The COVID-19 pandemic and its associated counter-measures continue to shed light on the social and economic challenges facing African countries. Economic growth in sub-Saharan Africa countries is expected to decline, putting pressure on already limited fiscal space and resources in the region.
The worst affected will be people working in the informal economy, which in most African countries represents the biggest part of the economy. According to the International Labour Organisation, around 85.8% of employment is informal in Africa. And the informal economy itself is mainly composed of poor workers and those who are daily wage earners. Many do not have a contract and do not benefit from any form of social protection.
In our working paper we aimed to provide some evidence about the impact of informality on employment and earnings during the pandemic, and how this differed between informal and formal workers.
We provide real time survey evidence on the labour market effects of COVID-19 in Senegal, Mali, and Burkina Faso. Our findings are based on a survey of 900 individuals in the three countries between 20 April and 1 May 2020. We investigated how informality exacerbates the immediate effects of the COVID-19 pandemic on job loss, decrease in earnings, and difficulties for individuals to support their basic needs.
We found that workers in the informal economy tended to be more hard-hit by the COVID-19 pandemic. Informal workers are more likely to lose their jobs and tend to experience decrease in earnings.
These findings also hold for those who work in high-risk sectors. Informal workers equally appear to be more likely to struggle to meet their basic needs in the midst of the pandemic. We discuss the policy implications of these findings.
All three countries took some common measures to counter the spread of the pandemic: they closed schools, cancelled public events, restricted public gatherings, recommended staying at home, restricted movement in the country and closed borders. They also imposed curfews to reduce the number of hours businesses could operate.
There were other country-specific measures as well. For instance, most markets in Burkina Faso were closed for weeks. Restrictions on the movement of people and cars between regions and cities in Senegal led to shortages of supplies of goods to traders even where markets were not closed down.
Our survey was conducted via Facebook. About 53% of all respondents in our sample were informal workers.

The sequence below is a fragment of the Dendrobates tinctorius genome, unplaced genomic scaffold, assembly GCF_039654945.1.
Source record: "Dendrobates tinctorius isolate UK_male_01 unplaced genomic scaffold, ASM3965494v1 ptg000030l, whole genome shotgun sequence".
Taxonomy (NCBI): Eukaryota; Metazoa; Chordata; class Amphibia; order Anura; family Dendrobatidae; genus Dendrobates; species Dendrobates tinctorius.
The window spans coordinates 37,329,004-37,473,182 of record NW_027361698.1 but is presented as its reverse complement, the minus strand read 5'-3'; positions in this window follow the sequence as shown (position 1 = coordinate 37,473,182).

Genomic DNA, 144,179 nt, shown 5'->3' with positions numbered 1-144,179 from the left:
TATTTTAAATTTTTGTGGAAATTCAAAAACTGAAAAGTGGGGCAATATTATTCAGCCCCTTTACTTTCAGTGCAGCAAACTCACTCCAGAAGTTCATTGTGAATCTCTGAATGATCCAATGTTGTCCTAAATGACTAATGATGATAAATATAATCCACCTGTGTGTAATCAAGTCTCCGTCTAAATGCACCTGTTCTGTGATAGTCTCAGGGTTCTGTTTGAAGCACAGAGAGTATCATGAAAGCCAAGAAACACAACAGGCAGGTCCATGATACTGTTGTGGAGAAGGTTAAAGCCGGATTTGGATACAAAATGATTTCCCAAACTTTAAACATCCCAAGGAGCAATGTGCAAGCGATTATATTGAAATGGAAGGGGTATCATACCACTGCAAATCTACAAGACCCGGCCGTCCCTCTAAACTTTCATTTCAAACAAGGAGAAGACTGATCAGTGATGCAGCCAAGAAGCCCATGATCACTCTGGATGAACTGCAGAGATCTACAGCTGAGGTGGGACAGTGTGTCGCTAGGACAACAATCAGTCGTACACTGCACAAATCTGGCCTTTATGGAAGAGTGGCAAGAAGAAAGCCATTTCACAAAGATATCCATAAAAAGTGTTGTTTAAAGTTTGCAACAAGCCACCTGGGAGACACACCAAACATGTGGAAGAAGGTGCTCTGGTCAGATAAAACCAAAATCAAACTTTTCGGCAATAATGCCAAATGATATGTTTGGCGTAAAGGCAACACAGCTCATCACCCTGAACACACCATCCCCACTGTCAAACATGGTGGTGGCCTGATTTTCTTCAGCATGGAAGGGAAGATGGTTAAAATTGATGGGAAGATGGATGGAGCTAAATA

About 25% of the people in our survey lost their jobs and 55% experienced a decrease in earnings over the period under consideration.
The share of individuals who were working in early March but lost their job later varied across countries. The percentage was highest in Senegal (29%), followed by Mali (about 23%) and Burkina Faso (22%).
In economic downturns, informal workers may be the ones who suffer the most in terms of reductions in hours of work and job losses.
Our results confirmed that informal workers were more likely to lose their jobs compared to those in the formal sector.
Informal workers experienced the highest toll of job loses. Around 48%, 34% and 42% of informal workers lost their jobs in Burkina Faso, Mali and Senegal, respectively. Formal workers represented a lower proportion of workers who lost their jobs, with 4% losing their jobs in Burkina Faso and 8% in both Mali and Senegal.
The results equally suggest that informal workers were more likely to experience a decrease in earnings compared to formal workers. Around 65% in Burkina Faso, 76% in Mali, and 73% in Senegal of informal workers reported a decrease in their earnings.
The striking differences may be due to over-representation of informal workers in high-risk sectors of activity (restaurants, hotels, tourism, trading, beauty salons, tailoring, social events, transport, and private education) compared to formal workers. The differences may also be driven by the limited potential to work from home. Low percentages of workers reported working from home in all countries and sectors, but the shares were lower for informal workers compared to formal workers.
Despite the several strategies to mitigate the disastrous economic consequences of COVID-19, it is expected to be just too little because of the limited fiscal space. However, remittances from family members were identified to play a far-reaching role in mitigating the adverse effects of the pandemic. Specifically, informal workers in our survey who received remittances tended to be more likely to be able to get basic necessities.
In the context of governments’ limited fiscal resources, direct remittances present an opportunity to mitigate the economic consequences of the pandemic in African countries. Governments may explore ways to decrease the fees of remittances to make sending money cheaper.
The working paper this article is based on was co-authored with Dr Mohammed Boly of The World Bank.